Ohio Right to Work Laws
Created by FindLaw's team of legal writers and editors | Last reviewed June 20, 2016
So-called "right-to-work" laws are increasingly popular among states. These laws prohibit employers or unions from requiring union membership (or non-membership) as a condition of employment. In other words, even jobs that offer perks and benefits negotiated by unions must be open to non-union applicants as well as union members.
Proponents of these laws state that they protect the rights on non-union workers to find and keep secure employment, arguing that union requirements deprive employers of their autonomy to hire whom they want. Opponents of such laws say it is just an attempt by employers to discourage union membership, particularly since union dues are the lifeblood of unions.
Although Ohio is part of America's "Rust Belt," with a long history of labor organizations, the state has adopted a very limited right-to-work law. Specifically, the law states that union membership or non-membership employment conditions are "contrary to public policy and void." So employees are not required to join a union.
However, unions still represent all employees in a collective bargaining unit (which may be a group of workers at a single company or a larger segment of professionals). As such, they may ask Ohio employees who opt out of joining the union to pay a "fair-share" fee, typically about 0.5 percent of one's wages withheld each pay period, to cover the cost of representing their interests.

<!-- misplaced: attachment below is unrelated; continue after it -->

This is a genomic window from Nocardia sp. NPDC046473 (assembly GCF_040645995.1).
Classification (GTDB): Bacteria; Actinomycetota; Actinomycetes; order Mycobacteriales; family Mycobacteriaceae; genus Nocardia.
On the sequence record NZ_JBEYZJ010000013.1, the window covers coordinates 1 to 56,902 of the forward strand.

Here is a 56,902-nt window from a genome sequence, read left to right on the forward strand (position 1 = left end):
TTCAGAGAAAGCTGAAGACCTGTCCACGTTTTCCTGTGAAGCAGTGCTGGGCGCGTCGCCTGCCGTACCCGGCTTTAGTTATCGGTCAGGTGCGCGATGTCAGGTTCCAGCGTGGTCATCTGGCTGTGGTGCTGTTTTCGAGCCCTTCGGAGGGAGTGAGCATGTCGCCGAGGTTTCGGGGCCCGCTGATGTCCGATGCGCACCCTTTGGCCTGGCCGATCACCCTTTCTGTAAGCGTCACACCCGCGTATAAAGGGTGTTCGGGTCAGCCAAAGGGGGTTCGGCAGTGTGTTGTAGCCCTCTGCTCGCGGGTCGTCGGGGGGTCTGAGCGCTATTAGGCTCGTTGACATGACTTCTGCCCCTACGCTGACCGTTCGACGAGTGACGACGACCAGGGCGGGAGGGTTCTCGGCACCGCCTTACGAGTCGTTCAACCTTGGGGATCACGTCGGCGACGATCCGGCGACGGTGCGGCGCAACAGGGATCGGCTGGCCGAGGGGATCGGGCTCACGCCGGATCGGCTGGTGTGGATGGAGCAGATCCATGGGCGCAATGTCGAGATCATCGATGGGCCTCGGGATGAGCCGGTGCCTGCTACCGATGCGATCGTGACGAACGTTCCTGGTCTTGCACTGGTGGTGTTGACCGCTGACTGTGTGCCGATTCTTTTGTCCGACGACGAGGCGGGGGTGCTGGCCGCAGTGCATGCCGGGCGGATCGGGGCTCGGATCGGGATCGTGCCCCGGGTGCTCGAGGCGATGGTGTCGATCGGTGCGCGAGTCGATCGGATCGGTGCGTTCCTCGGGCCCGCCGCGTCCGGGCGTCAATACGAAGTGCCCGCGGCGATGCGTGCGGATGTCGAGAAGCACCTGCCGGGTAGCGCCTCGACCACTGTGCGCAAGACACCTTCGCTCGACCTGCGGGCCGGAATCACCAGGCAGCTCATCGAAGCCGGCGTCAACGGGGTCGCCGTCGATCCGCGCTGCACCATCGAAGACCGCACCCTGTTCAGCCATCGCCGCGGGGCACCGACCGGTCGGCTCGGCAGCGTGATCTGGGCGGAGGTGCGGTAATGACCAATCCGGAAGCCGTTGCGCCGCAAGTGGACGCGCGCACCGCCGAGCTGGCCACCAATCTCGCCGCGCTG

|Policy on Union Membership, Organization, etc.
|Any agreement between employer and employee in which either party agrees to join, quit, or remain a part of a labor organization as a condition of employment is "contrary to public policy and void."
Note: State laws are constantly changing -- contact a Ohio employment attorney or conduct your own legal research to verify the state law(s) you are researching.
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Ohio Right to Work Laws: Related Resources
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